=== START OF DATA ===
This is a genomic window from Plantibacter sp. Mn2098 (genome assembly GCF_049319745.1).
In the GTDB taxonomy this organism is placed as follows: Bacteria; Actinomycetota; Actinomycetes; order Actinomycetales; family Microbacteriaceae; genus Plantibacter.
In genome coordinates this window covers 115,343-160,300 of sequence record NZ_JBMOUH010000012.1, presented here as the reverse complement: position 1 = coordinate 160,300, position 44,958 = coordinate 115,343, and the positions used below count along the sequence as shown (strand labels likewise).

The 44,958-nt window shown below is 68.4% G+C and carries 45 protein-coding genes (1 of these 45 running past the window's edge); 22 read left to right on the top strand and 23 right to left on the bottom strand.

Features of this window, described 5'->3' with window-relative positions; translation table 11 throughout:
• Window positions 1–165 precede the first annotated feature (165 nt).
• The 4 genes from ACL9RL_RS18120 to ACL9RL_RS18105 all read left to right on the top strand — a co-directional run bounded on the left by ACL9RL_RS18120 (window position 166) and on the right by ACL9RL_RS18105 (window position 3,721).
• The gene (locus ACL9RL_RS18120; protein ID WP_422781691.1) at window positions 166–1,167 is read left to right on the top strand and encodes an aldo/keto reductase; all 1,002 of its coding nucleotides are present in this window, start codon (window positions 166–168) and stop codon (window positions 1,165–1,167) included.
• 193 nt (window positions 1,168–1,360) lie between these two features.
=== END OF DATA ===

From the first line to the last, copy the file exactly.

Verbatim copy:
This is a genomic window from Plantibacter sp. Mn2098 (genome assembly GCF_049319745.1).
In the GTDB taxonomy this organism is placed as follows: Bacteria; Actinomycetota; Actinomycetes; order Actinomycetales; family Microbacteriaceae; genus Plantibacter.
In genome coordinates this window covers 115,343-160,300 of sequence record NZ_JBMOUH010000012.1, presented here as the reverse complement: position 1 = coordinate 160,300, position 44,958 = coordinate 115,343, and the positions used below count along the sequence as shown (strand labels likewise).

The 44,958-nt window shown below is 68.4% G+C and carries 45 protein-coding genes (1 of these 45 running past the window's edge); 22 read left to right on the top strand and 23 right to left on the bottom strand.

Features of this window, described 5'->3' with window-relative positions; translation table 11 throughout:
• Window positions 1–165 precede the first annotated feature (165 nt).
• The 4 genes from ACL9RL_RS18120 to ACL9RL_RS18105 all read left to right on the top strand — a co-directional run bounded on the left by ACL9RL_RS18120 (window position 166) and on the right by ACL9RL_RS18105 (window position 3,721).
• The gene (locus ACL9RL_RS18120; protein ID WP_422781691.1) at window positions 166–1,167 is read left to right on the top strand and encodes an aldo/keto reductase; all 1,002 of its coding nucleotides are present in this window, start codon (window positions 166–168) and stop codon (window positions 1,165–1,167) included.
• 193 nt (window positions 1,168–1,360) lie between these two features.